KARACHI, May 3: The two green turtles on which satellite transmitters were installed in September 2006 for the mapping of their movement in the Arabian Sea have gone missing, it emerged on Thursday.
The data sent in by the transmitters of the turtles, which were named Chandni III and Chandni IV, was last recorded in November 2006, sources told Dawn.
This was the second attempt by Pakistan at the mapping of the movement of the green turtles. In August 2001, two turtles, named Chandni I and Chandni II, were mounted with satellite transmitters. They went missing when shortly after the Sept 11 attacks on US soil the Arabian Sea played host to American warships launching attacks on Afghanistan.
The sources told Dawn that Chandni III and Chandni IV had been fitted with satellite transmitters by the World Wide Fund for Nature (WWF), the Environmental and Wildlife Development Agency of Abu Dhabi and the Sindh Wildlife Department at the WWF’s wetland centre in Sandspit in the first week of September 2006.
They added that the location data from the transmitters of the green sea turtles — whose scientific name is chelonia mydas — was received through Argos, a satellite-based system that collects, processes and disseminates environmental data from fixed and mobile platforms worldwide.
They explained that the transmitters were installed to send in information on the turtles’ post-nesting migration patterns, their foraging area, time spent on foraging, distance covered in a day, biological characteristics and general behaviour.
A source at the WWF said the two green turtles might have drowned or been killed by a predator.
In most cases, green sea turtles drown when they become entangled in fishing nets.
WWF chief Ali Hassan Habib told Dawn that the data received indicated that the four Chandnis came to lay eggs approximately three times in a season and then rested for a couple of years.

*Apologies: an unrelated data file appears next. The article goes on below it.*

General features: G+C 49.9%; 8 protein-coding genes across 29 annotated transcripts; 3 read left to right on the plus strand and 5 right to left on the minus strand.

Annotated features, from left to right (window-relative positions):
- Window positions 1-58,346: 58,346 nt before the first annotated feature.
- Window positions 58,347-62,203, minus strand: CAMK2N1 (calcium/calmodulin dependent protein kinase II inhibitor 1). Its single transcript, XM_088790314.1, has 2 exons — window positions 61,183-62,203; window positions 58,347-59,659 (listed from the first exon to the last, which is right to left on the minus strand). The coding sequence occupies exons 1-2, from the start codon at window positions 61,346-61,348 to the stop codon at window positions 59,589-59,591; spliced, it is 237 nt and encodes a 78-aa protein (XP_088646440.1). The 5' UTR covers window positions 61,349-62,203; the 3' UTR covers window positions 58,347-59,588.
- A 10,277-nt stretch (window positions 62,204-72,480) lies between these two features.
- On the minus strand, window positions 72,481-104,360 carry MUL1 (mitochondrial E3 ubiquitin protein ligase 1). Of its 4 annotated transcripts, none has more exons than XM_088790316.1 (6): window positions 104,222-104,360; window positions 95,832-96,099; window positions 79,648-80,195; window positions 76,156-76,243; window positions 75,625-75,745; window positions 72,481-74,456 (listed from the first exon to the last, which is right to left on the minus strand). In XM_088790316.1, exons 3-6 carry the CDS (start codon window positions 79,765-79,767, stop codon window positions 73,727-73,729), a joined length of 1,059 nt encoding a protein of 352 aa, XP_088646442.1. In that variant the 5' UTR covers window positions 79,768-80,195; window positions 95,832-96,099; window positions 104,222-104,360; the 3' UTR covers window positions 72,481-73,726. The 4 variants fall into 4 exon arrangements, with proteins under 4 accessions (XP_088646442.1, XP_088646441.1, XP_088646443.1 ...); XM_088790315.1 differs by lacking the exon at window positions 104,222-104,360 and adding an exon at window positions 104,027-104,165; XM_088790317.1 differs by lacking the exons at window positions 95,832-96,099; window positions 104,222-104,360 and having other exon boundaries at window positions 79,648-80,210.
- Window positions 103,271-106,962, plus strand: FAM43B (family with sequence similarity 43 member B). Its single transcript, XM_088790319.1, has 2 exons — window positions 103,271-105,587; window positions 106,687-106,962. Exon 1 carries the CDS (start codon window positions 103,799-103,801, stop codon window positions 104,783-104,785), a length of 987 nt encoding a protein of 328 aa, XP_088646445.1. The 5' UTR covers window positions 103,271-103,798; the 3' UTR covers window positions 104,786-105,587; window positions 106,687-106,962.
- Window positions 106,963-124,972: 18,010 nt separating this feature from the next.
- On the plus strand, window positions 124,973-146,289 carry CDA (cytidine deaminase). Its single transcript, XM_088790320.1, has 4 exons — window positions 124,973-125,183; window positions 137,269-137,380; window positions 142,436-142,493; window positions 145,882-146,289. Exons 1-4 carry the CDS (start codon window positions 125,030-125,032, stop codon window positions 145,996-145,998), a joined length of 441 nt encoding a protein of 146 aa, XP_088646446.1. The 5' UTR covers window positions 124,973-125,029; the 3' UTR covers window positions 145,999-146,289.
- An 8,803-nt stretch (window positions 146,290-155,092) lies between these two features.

He explained that the peak egg-laying season continued from August to December.
He added that the four turtles came to lay eggs with a gap of two to three weeks after the transmitters had been installed on them.
He said the satellite data, as well as sightings by humans, showed that the turtles came to the beach for nesting.
The data sent in by the turtles’ transmitters was received and maintained by both WWF and the Environmental and Wildlife Development Agency of Abu Dhabi.
Mr Habib said one of the turtles fitted with transmitters in September 2006 had swum to the Indian coast of Gujarat and the other had moved to the coastal city of Gadani in Balochistan.
Dr Fahmida Firdous, a turtle expert associated with the Sindh Wildlife Department, told Dawn that Karachi’s beaches, especially Hawkesbay and Sandspit, were among the few tropical beaches in the world where green sea turtles came to lay their eggs. She added that marine turtles were in danger of extinction.
She said the survival rate of eggs laid by a turtle was 0.1 per cent.
“That is to say, only one out of 1,000 turtle eggs manage to survive not only the vagaries of the weather but also predators like stray dogs.”
Dr Firdous said the Sindh Wildlife Department was undertaking a turtle conservation project under which turtle eggs were collected, brought to the SWD enclosures and buried so that they could hatch.